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Ammunition consumption during the Polish Campaign

 
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Karsten Heidt
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PostPosted: Sun May 05, 2013 2:06 pm    Post subject: Ammunition consumption during the Polish Campaign Reply with quote

Found some interesting statistics about total ammunition used during Fall Weiss:

7.92mm: 395,489,504
20mm: 4,090,171
5cm mortar: 940,096
8.1cm mortar: 486,585
3.7cm: 1,968,817
7.5cm infantry gun: 409,527
15cm infantry gun: 25,206
7.5cm tank gun: 150,722
10.5cm howitzer: 1,408,193
10.5cm gun: 86,046
15cm howitzer: 296,560
15cm gun: 6,232
21cm howitzer: 3,794
24cm gun: 264
28cm railroad gun: 52

Source:

http://sturmvogel.orbat.com/GermAmmoPoland.html

Observations:

-with circa 1.5 million men in the attacking force, 7.92mm consumptions seems very low for a month of combat, at roughly 263 rounds per man. My theory is that because the fighting was so fluid and rarely settled down in to positional warfare, lengthy infantry slugging matches did not develop very often.

-the amount of 37mm AT fired in the campaign, almost two million rounds, seems exhorbitant given the fact that the Poles only had some 880 light tanks and tankettes [basically a tracked steel box for two men with a single machine gun]. This makes more sense when you consider the organization and employment of the 37mm PaK, the main German AT gun of the period. In addition to regimental companies of 12 guns and the divisional battalions of 36, the reconnaissance Bn had a small platoon of 3 guns. That works out to ca. 75 pieces per infantry division. These weapons were small and light enough to follow the infantry wherever they went, and had motorized towing to counter the mobility of tanks. German antitank doctrine stressed keeping the weapons as close to the front as possible to intervene quickly in case of armoured attack. What this means is that these weapons were everywhere, almost up in the foremost foxholes, and would inevitably become involved in the battle even in the absence of tanks. Armour-piercing solid shot would have been used for direct fire against enemy bunkers and other hardened positions, and the Germans had shown considerable foresight in not making the gun a one-trick pony like the equivalent British 2-pdr by providing it with a small, but useful high explosive shell from the very beginning. This would have been used to knock out machinegun nests, etc, from beyond the effective range that they could retaliate. This makes the ammunition figures make much more sense.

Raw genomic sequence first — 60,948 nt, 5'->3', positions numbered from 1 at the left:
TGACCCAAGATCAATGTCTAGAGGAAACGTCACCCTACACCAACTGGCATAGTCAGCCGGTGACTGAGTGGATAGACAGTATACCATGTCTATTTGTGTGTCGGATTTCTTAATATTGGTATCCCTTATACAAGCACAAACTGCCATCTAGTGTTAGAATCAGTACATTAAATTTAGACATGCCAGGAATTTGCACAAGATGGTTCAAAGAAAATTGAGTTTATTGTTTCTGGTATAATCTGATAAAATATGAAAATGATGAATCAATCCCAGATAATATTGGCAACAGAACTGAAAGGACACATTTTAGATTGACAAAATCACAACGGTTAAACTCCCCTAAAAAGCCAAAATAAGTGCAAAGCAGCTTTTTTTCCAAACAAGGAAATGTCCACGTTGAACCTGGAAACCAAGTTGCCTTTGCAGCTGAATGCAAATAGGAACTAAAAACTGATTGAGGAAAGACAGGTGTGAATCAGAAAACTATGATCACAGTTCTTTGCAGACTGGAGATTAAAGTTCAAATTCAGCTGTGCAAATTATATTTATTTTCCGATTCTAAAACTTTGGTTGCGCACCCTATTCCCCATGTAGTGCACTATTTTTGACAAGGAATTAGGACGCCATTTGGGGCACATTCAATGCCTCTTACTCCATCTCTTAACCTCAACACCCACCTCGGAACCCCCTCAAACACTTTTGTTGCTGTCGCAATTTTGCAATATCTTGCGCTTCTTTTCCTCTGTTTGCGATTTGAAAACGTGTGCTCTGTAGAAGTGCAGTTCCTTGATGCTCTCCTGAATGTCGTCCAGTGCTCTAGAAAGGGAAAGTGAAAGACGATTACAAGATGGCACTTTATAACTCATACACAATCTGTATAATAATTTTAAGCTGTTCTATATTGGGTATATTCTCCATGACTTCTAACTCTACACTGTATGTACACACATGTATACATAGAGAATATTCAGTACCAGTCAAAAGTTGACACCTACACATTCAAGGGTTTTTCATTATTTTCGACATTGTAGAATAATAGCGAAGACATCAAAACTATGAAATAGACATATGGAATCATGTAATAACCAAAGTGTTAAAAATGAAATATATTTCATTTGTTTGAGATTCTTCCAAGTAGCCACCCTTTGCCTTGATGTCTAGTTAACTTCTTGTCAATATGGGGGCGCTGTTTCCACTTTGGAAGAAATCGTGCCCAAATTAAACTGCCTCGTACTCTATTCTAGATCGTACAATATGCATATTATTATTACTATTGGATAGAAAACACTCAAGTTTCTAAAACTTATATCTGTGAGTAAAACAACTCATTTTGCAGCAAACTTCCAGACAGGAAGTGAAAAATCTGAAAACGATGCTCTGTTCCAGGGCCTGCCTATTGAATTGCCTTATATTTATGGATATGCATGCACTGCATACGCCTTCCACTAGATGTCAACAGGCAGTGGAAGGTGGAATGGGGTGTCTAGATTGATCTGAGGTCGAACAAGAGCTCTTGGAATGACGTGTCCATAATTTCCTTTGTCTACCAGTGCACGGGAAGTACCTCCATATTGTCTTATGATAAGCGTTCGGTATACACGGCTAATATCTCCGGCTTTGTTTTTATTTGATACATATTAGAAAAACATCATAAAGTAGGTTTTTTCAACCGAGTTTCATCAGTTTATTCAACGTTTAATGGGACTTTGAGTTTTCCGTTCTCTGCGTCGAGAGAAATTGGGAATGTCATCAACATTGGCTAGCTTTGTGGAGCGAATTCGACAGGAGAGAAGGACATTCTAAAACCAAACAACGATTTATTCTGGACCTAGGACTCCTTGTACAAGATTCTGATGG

-the fact that three times as much 105mm howitzer was fired as 80mm mortar is noteworthy, considering there was only 36 of the former in the divisions but 54 of the latter, which operated closer to the front lines and had a quicker response time and rate of fire than traditional artillery. The only explanation I can offer is an extension of the first point, namely that because the lines never really gelled, the mortars would have spent most of their time marching on the backs of their gunners and less firing lengthy fire missions. Quick concentrations to break local resistance followed by pack up and move off again. The leFH with its ten kilometer range would have been able to keep firing longer at the retiring enemy before having to displace forward.
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PanzerGrenadier
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PostPosted: Thu May 23, 2013 1:55 pm    Post subject: Reply with quote

I think the figures for the 7.92 rounds/man could be upped a bit.
Considering only about 1/3 of the armed forces at any time were engaged in combat.
That is of course, if the 1.5 million figure is the grand total of the attacking forces, which I think it is.

There was bitter fighting on the Bzura, Warsaw and around Lwow.

Good observation on the 37mm!
Other weapons I heard were very popular for anti-stronghold combat were the PTRD/PTRS and the 20mm Solothurn.
With the 20mm HE rounds troops could take out dug-in posts for up to 2000 meters.
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